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På 14. nov. 2004 kl. 22.03 skrev Bob Proulx:

Alejandro Lopez wrote:
1. When anacron is started during boot up, it reports something like
"anacron: deferred while on battery power". The battery of this laptop was
matter the power source but no joy. I've been suggested that this may be
controlled through some "power management software, APM or ACPI".

The 'on_ac_power' command is used by anacron to determine if you are
on batter or not.  The script checks for several things in /proc such
as the availability of APM or ACPI or other things.  But the script
needs to be installed or it will appear as if you are not on ac power.

  foo && echo command returned true || echo command returned false
  bash: foo: command not found
  command returned false

Not found so it returns false so it looks like you are not on ac power.

  apt-get install powermgmt-base

If that still does not work then check /proc/apm and make sure your
kernel is reporting the state correctly.

2. When the laptop is powered up, it starts in a nice text mode where the 80x25 character matrix would take up the whole 800x600 LCD. If you boot any OS that doesn't change the mode (like DOS or older versions of Debian I've had in the past), it stays like that. Now that I've installed latest Debian

It is a kernel feature, not a distro feature.

stable (3.0r2 if I remember well), Lilo appears in the nice text mode, but
as soon as Linux starts to boot, it switches to a different text mode
sporting this nice penguin holding a beer. Is this a kernel "feature"? This new crap mode takes only part of my screen, leaving a big border unused. Also, the penguin thing confuses applications like less and man, which fail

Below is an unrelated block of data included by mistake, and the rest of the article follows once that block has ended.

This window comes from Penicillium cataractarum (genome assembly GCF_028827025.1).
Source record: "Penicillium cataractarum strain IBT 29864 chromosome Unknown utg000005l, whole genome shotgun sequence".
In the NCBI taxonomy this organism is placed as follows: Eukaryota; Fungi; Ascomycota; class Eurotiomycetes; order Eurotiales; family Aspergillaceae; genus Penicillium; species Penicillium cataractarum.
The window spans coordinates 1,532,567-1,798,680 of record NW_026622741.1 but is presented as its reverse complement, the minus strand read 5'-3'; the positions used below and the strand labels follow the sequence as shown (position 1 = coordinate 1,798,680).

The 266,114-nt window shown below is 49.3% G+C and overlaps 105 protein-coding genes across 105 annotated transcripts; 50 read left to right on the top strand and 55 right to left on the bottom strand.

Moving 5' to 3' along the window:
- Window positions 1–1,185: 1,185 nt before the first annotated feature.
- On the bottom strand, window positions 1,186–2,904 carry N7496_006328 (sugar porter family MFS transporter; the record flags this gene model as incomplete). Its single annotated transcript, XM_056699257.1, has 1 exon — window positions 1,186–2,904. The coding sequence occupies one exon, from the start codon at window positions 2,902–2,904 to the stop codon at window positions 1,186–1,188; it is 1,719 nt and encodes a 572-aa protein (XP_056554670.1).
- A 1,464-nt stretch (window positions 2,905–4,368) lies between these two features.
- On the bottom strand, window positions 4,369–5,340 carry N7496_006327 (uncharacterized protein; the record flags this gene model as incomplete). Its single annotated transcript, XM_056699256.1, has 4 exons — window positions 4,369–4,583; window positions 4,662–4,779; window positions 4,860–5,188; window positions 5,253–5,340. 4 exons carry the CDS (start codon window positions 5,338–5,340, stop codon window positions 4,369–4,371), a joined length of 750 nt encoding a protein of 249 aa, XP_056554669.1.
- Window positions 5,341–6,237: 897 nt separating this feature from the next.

to handle it properly when you use page up / down: They try to use the
upper text lines, normally unused. (This penguin problem is not too bad. Since he / she seems to live in the first console only, I can just log in
the second console. The small screen is annoying, though.)

You don't like the penguin?  I *love* the penguin!  Some people swap
it out to different images.

What you are seeing is that a portion of the terminal is in scroll
lock mode.  But as soon as you switch to another virtual console this
is reset and flushed.  So this is hardly worth the effort to change.


Booting with the following on the kernel command line should also turn
off the framebuffer console.  I think 791 is the right mode to use.


But if you are seeing the penguin then I know you have not installed a
tuned kernel and are still using the bootstrapping kernel.  The
bootstrapping kernel has everything compiled in so that it can
bootstrap.  But it is a large kernel, very expandable, and usually
unknown by the package system so it does not get security updates.
You might do better by installing one of the kernels optimized for
your hardware.

  apt-get install kernel-image-2.4.18-1-686

Of course that is a modular kernel and to use it you will need to have
all of your modules listed in /etc/modules.  This is really much
easier in sarge/sid where this is mostly taken care of for you


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